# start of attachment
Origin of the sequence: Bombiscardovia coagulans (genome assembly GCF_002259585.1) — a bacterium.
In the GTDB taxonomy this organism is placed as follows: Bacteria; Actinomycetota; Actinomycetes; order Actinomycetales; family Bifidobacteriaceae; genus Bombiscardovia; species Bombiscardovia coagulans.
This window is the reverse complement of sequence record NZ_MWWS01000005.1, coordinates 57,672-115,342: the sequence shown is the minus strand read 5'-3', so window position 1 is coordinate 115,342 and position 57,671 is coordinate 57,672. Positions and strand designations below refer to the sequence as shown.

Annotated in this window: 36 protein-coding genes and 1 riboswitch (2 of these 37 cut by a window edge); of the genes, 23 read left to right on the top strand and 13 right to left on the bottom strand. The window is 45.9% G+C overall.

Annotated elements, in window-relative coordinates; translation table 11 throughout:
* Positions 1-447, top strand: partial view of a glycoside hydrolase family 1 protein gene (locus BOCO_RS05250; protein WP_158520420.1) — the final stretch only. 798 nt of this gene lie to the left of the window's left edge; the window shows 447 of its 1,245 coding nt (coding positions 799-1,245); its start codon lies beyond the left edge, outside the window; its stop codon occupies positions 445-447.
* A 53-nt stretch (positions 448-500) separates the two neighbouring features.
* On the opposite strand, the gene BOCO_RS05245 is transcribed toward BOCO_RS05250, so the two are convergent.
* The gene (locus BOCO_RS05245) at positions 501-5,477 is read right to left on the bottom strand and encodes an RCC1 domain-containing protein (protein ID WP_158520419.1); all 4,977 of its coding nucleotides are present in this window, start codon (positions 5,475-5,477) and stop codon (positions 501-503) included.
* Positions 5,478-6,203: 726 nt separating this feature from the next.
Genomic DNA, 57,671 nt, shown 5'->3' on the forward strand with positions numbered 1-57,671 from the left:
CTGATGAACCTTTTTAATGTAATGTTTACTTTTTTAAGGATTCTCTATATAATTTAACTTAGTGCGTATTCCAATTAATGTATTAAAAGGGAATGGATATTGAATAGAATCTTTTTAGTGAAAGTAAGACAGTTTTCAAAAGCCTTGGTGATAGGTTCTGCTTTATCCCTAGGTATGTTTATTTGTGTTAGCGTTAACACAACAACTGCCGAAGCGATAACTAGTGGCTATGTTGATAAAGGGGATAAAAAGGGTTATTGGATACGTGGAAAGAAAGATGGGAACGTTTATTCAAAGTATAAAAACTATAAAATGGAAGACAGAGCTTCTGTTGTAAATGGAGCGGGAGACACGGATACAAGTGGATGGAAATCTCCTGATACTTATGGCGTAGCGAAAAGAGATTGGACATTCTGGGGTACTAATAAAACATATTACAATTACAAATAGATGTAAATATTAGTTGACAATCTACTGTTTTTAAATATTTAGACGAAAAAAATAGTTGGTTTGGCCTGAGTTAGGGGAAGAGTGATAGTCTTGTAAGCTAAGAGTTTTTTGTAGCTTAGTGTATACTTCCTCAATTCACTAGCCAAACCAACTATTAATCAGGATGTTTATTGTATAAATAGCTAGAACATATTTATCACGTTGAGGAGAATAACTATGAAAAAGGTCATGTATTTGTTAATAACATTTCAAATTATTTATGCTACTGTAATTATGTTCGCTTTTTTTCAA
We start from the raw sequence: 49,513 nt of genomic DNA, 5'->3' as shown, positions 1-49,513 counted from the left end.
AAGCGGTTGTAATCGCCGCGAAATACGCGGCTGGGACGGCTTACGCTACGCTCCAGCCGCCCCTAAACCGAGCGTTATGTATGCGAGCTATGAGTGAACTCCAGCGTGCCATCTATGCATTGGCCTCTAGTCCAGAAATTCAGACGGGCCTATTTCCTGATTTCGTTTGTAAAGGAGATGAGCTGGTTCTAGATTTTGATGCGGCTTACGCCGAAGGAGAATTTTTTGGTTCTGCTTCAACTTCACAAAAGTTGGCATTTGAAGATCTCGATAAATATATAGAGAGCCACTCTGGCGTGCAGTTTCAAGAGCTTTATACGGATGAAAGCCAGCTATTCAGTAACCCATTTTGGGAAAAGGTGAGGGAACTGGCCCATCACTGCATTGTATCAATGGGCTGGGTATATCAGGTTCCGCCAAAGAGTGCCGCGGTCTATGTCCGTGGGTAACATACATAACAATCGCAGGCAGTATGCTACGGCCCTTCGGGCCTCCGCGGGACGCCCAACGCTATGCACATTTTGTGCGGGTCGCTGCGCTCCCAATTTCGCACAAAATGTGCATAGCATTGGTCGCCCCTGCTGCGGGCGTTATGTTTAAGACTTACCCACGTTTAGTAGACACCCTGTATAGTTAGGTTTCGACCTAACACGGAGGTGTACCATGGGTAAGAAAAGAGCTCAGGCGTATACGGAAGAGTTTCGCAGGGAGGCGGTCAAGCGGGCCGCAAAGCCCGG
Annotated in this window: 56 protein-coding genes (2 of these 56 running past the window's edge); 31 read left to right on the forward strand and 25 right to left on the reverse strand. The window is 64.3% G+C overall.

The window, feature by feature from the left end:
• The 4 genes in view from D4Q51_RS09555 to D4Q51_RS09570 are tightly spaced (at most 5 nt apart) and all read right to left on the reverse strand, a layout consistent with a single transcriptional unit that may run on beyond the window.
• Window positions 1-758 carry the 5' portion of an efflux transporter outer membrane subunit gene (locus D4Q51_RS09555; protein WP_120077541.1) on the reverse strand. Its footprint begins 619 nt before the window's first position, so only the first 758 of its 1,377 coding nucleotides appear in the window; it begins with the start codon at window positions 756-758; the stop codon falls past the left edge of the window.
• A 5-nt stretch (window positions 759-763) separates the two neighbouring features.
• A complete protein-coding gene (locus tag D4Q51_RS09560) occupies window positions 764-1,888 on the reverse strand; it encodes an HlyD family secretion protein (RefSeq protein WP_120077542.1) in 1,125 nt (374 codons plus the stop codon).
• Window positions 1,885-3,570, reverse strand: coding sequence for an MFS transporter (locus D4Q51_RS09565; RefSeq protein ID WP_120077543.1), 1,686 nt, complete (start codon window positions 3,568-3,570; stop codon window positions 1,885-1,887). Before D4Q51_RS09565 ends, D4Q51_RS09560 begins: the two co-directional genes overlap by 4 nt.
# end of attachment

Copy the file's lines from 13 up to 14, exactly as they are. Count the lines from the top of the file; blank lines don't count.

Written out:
We start from the raw sequence: 49,513 nt of genomic DNA, 5'->3' as shown, positions 1-49,513 counted from the left end.
AAGCGGTTGTAATCGCCGCGAAATACGCGGCTGGGACGGCTTACGCTACGCTCCAGCCGCCCCTAAACCGAGCGTTATGTATGCGAGCTATGAGTGAACTCCAGCGTGCCATCTATGCATTGGCCTCTAGTCCAGAAATTCAGACGGGCCTATTTCCTGATTTCGTTTGTAAAGGAGATGAGCTGGTTCTAGATTTTGATGCGGCTTACGCCGAAGGAGAATTTTTTGGTTCTGCTTCAACTTCACAAAAGTTGGCATTTGAAGATCTCGATAAATATATAGAGAGCCACTCTGGCGTGCAGTTTCAAGAGCTTTATACGGATGAAAGCCAGCTATTCAGTAACCCATTTTGGGAAAAGGTGAGGGAACTGGCCCATCACTGCATTGTATCAATGGGCTGGGTATATCAGGTTCCGCCAAAGAGTGCCGCGGTCTATGTCCGTGGGTAACATACATAACAATCGCAGGCAGTATGCTACGGCCCTTCGGGCCTCCGCGGGACGCCCAACGCTATGCACATTTTGTGCGGGTCGCTGCGCTCCCAATTTCGCACAAAATGTGCATAGCATTGGTCGCCCCTGCTGCGGGCGTTATGTTTAAGACTTACCCACGTTTAGTAGACACCCTGTATAGTTAGGTTTCGACCTAACACGGAGGTGTACCATGGGTAAGAAAAGAGCTCAGGCGTATACGGAAGAGTTTCGCAGGGAGGCGGTCAAGCGGGCCGCAAAGCCCGG